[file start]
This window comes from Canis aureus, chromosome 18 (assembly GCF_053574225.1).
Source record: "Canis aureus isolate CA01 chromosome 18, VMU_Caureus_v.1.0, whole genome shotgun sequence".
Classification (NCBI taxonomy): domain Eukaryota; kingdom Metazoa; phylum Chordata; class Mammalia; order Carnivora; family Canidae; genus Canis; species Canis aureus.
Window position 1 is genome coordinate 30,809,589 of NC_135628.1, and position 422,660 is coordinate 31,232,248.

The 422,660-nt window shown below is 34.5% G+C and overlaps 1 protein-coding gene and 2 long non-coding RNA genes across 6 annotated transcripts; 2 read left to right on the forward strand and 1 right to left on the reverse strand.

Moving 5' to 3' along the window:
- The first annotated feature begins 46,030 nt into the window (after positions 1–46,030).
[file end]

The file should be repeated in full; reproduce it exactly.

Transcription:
This window comes from Canis aureus, chromosome 18 (assembly GCF_053574225.1).
Source record: "Canis aureus isolate CA01 chromosome 18, VMU_Caureus_v.1.0, whole genome shotgun sequence".
Classification (NCBI taxonomy): domain Eukaryota; kingdom Metazoa; phylum Chordata; class Mammalia; order Carnivora; family Canidae; genus Canis; species Canis aureus.
Window position 1 is genome coordinate 30,809,589 of NC_135628.1, and position 422,660 is coordinate 31,232,248.

The 422,660-nt window shown below is 34.5% G+C and overlaps 1 protein-coding gene and 2 long non-coding RNA genes across 6 annotated transcripts; 2 read left to right on the forward strand and 1 right to left on the reverse strand.

Moving 5' to 3' along the window:
- The first annotated feature begins 46,030 nt into the window (after positions 1–46,030).